Before she can play peacemaker, though, Aria will need to find the missing heart of a dead mystic. The heart gives untold powers to whoever possesses it, but finding it means seeking out a fierce enemy whose deepest desire is for Aria to be gone—forever.


My thoughts on the book:
Toxic Heart was a good follow-up to Mystic City, but the book wasn't without its flaws. The most glaring flaw, in my opinion, was no fault of the author's. There were copy-editing mistakes throughout the novel. I really hate when books have shoddy copy editors, especially when they come from major publishing houses. Also, some parts of the story just didn't flow. However, the characters were fantastic and evolved throughout the course of the novel. The plot itself was intriguing, and the writing was well-done. Even though this series and the Black City series are almost identical (I prefer this series), the story and characters stood out enough that I enjoyed the book and will continue the series. 

Aria was a really inspiring character in this novel. While she did pine away after Hunter some, she really spent most of her time and energy focusing on what needed to be done. Her thoughts, actions ,and feelings seemed realistic, and she really showed her strength several times in this book, especially in the third section. Aria grew into someone who I could root for. She carved out her own space in this messed up world that Lawrence created. Hunter turned into a giant jerk, and I wasn't his biggest fan. He went a little crazy, and then acted surprised when people didn't support his ridiculous ideas. Kyle, Aria's brother, turned into a worthy and terrible foe by the end of this novel. I feel like he's more of a threat than his parents are. Turk really won me over. I absolutely adored him. I can't wait to see what happens with him next. The new characters were all intriguing in their own way. While Shannon got on my nerves, I really loved Ryah. I can't wait to get to know these new additions better.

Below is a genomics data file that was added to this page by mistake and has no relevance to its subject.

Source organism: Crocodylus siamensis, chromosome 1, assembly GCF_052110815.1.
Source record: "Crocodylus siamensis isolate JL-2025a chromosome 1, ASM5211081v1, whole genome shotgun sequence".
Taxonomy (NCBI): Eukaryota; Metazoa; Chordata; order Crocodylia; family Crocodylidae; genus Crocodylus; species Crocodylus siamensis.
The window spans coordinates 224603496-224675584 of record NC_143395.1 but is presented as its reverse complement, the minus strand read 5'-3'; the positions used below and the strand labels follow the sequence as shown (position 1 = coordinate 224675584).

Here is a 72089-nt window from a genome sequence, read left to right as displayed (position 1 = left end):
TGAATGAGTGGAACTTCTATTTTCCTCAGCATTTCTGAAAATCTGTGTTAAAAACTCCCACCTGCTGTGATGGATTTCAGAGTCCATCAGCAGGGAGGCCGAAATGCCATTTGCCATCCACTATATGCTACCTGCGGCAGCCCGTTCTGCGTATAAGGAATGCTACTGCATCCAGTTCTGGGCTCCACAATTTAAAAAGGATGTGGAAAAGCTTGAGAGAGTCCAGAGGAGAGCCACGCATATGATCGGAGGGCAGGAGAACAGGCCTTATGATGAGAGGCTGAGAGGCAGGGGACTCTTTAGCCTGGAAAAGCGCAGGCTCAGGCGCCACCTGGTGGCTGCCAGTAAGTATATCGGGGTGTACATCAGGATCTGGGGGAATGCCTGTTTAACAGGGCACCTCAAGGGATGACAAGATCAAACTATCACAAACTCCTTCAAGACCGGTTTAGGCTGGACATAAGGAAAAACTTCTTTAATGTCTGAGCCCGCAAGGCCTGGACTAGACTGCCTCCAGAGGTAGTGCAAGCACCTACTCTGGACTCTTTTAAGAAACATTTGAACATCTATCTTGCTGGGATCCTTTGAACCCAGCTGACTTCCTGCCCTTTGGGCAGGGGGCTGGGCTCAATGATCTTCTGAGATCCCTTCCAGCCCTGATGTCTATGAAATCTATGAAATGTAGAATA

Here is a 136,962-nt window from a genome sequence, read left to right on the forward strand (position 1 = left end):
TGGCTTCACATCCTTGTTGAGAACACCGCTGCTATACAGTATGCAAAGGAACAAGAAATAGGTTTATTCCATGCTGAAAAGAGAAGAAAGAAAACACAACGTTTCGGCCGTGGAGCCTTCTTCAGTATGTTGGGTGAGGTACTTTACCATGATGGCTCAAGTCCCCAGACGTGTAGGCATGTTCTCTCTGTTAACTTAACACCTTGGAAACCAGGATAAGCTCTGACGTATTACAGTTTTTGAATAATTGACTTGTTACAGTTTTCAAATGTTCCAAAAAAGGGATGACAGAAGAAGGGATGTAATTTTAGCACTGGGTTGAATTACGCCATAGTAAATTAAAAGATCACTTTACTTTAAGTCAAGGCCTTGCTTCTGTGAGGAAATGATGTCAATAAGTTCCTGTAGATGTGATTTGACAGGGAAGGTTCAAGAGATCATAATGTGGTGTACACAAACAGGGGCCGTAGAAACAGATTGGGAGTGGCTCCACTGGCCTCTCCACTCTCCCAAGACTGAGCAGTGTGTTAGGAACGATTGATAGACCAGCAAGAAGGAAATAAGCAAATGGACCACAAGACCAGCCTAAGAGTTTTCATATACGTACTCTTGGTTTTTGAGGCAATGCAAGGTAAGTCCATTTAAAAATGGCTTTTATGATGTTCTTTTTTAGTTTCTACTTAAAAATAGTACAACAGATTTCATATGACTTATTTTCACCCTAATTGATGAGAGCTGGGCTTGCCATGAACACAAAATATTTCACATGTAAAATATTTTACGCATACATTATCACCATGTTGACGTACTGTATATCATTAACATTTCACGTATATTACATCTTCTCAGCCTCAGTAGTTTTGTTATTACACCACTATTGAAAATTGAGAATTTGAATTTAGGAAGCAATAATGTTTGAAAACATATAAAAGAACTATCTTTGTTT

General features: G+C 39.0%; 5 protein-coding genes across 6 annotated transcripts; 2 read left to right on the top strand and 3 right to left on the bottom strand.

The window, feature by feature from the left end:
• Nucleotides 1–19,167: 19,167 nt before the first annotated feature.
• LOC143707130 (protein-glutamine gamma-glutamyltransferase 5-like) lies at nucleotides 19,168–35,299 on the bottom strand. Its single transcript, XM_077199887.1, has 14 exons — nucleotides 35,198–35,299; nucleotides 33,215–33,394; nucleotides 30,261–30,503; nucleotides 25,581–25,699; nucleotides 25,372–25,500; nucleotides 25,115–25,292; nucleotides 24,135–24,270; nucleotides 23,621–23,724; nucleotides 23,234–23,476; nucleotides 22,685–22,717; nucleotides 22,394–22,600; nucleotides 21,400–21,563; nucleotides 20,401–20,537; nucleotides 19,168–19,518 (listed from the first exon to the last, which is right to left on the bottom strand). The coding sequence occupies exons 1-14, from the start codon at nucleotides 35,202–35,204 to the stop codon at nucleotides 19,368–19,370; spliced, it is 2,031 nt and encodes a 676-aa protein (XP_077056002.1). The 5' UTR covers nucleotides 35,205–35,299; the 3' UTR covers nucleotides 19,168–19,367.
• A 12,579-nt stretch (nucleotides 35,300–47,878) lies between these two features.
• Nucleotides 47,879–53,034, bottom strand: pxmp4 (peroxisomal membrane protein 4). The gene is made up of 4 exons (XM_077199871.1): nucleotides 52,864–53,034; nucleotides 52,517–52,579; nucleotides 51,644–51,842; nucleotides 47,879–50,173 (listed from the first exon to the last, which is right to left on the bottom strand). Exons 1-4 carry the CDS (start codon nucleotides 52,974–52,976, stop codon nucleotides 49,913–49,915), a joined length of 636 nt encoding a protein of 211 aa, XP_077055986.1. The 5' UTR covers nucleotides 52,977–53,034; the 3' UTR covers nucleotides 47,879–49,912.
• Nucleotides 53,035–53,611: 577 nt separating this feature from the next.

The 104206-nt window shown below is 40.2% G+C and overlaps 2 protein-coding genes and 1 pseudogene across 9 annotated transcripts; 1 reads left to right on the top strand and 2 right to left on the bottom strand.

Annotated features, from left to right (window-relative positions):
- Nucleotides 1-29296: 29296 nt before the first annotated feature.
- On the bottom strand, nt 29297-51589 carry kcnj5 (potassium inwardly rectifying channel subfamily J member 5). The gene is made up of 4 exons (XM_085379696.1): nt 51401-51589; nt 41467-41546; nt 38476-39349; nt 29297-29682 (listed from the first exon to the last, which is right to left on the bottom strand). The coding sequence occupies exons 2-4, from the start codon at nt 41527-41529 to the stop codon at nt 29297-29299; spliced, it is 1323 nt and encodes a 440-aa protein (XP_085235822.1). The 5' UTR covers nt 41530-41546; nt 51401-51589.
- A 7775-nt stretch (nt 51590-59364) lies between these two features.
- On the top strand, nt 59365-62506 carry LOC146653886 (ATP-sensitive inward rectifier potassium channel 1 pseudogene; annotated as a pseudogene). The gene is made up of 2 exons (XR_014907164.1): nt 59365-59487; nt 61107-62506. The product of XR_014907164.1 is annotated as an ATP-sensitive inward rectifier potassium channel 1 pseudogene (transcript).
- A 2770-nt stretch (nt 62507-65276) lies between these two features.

The plot itself was pretty strong, though the story didn't flow perfectly. Some parts were choppy and just didn't fit right. Also, Lawrence introduced a love triangle, and I absolutely hate love triangles. However, Aria already made a decision, and her decision was different from what most YA heroines would choose, so I did like that. We'll see what she does next. The pacing was pretty spot on. Nothing really dragged for me. Some things felt rushed, and some of the decisions the characters made were a bit dumb, to say the least. I'll be interested to see the repercussions of those decisions in the next installment. The ending tied things up nicely and finished this novel on a strong note and gave a huge hint as to what the third book would cover. I'm looking forward to seeing what Aria does next. 

Overall, I'd recommend this book and series to anyone who loves Dystopians. As previously mentioned, this series doesn't really stand out. It's very similar to the Black City series, but I enjoy the characters and writing more in this series. Either way, Aria is a stronger female lead than most YA novels have, and that alone sets this series apart. If you like Dystopian novels, give this series a try. 

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Saturday, January 3, 2015

WHEN by Victoria Laurie

Rating: A
Release Date: 1/13/14